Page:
Non-traditional religious cults

In addition to recently penetrated Korea, but rapidly growing Christianity and traditional "Religious Triad" (Confucianism, Shamanism, Buddhism), in modern Korea there are a number of non-traditional cults that have arisen in the last century. Unlike the West and Japan, the share of supporters of these cults in Korea is small, but they still exist, and it would be nice to tell about them.

The spread of new cults began in the second half of the last century. It was a natural reaction to the crisis of traditional Korean society, on the disintegration of the public structure that existed not one century. Old religions, first of all – Buddhism and Confucianism (if the latter can be called a religion at all), by the end of the XIX century they turned out to be discredited, because in the eyes of many Koreans they were responsible for the difficult situation in which the country came then. Christianity also, despite all his successes, was inappropriate for most Koreans. He was perceived as an alien teaching and, worse than an instrument of foreign penetration. Therefore, appeal to unconventional sects, the ideology of which in most cases was based on the heretical interpretation of Buddhism, was quite explained and logical.

According to the approximate estimates of Korean sociologists, now in Korea there are approximately 300 non-traditional religious sects. For the most part – these are small groups that are rarely managed to survive their founder. Of the 108 largest sects 35 appeared until 1945. and 75 – after liberation. 1950s. With their political instability, war and universal poverty were the time of the new heyday of the Korean sectarianism and non-traditional religiosity. In those days, sects based numerous self-stocked prophets occurred in a huge number. Since people lived hardly, and most of the more traditional religions turned out to be discredited, the prophets of all the masters easily found a favorable audience. By the way, a similar splash of non-traditional religiosity occurred then in Japan. However, in Korea, in contrast to its Eastern neighbor, distribution "new sects" The wave of mass treatment of Koreans in quite traditional, Protestant or Catholic, Christianity was suspended. After 1970. largely managed to fix his position and return the popularity and Buddhism. Therefore, the most numerous are still the old sects that have arisen long before 1945. and managed to get enough effect before the start of a mass Christianization.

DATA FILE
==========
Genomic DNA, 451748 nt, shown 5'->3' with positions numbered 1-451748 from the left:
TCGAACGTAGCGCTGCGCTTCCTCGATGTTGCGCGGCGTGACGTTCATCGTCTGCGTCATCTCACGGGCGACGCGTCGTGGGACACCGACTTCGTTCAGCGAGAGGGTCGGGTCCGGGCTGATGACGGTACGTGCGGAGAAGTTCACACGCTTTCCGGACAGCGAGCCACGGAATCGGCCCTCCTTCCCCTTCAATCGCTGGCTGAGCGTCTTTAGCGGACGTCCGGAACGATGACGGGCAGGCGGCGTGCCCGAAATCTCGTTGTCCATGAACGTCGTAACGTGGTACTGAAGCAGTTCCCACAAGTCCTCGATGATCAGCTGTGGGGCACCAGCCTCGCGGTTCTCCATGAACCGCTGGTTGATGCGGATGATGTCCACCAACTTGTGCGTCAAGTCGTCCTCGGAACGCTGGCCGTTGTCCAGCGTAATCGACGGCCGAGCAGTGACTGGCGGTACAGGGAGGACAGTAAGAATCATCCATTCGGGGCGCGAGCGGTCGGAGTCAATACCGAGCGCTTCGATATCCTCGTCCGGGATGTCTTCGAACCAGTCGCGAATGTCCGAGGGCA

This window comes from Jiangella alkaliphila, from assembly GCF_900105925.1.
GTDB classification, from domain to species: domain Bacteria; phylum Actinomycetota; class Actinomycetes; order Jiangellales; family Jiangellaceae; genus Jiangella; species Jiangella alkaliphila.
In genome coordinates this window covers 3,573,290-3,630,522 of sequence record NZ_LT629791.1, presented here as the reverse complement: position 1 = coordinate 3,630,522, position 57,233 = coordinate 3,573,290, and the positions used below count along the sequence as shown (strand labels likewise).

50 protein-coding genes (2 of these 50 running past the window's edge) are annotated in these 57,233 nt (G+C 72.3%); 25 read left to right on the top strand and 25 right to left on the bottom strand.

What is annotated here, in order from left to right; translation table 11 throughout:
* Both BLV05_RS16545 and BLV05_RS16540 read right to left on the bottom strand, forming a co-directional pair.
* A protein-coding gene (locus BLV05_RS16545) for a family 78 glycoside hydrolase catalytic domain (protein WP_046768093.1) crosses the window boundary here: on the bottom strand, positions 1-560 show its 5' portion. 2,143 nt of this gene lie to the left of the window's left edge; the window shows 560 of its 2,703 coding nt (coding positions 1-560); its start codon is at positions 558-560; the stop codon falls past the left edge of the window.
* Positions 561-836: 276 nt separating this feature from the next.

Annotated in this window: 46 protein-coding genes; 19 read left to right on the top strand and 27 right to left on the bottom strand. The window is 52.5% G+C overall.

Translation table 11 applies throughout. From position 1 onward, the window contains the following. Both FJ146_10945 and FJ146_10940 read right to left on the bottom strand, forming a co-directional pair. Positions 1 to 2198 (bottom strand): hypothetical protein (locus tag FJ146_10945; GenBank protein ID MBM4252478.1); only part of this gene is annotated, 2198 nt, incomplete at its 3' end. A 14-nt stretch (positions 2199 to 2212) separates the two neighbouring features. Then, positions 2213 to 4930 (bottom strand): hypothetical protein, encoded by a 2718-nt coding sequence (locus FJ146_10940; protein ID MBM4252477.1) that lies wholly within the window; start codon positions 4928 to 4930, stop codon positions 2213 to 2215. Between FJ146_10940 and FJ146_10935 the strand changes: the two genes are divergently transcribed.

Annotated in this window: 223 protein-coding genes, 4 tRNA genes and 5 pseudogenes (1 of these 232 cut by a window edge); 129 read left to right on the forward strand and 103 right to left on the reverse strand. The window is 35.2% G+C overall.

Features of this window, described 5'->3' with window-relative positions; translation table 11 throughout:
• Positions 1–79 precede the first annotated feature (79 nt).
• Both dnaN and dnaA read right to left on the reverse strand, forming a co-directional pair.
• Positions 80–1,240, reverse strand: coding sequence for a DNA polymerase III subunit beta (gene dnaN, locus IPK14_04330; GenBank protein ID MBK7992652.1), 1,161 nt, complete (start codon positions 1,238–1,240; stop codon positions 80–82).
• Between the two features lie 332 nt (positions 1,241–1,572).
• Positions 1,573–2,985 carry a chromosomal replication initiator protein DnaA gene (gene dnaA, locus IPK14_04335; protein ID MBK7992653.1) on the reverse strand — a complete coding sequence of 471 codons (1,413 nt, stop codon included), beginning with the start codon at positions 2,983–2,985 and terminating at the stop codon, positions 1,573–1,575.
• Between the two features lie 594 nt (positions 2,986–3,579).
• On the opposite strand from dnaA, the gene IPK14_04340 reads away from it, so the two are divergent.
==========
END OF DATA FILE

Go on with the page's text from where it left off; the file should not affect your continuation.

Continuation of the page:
The oldest, most common and most authoritative of all these cults is Chhondog ("Religion of the Heavenly Path"). The history of this religious system dates back to the middle of the XIX century, when Catholicism began to actively penetrate in Korea. Under the influence of Christian ideas and, at the same time, in the controversy with them, in the early 1860s. the ruined nobleman chkve zheh y created his religious system that is opposed to "Western teaching" (Catholicism) he called "Eastern teaching" (Tyhak). The system of Talkhak combined the elements of Christianity (monotheism, developed ethical teachings) with traditional Far Eastern ideas and values ‚Äč‚Äčthat the creator of this religion borrowed from Confucianism and Buddhism.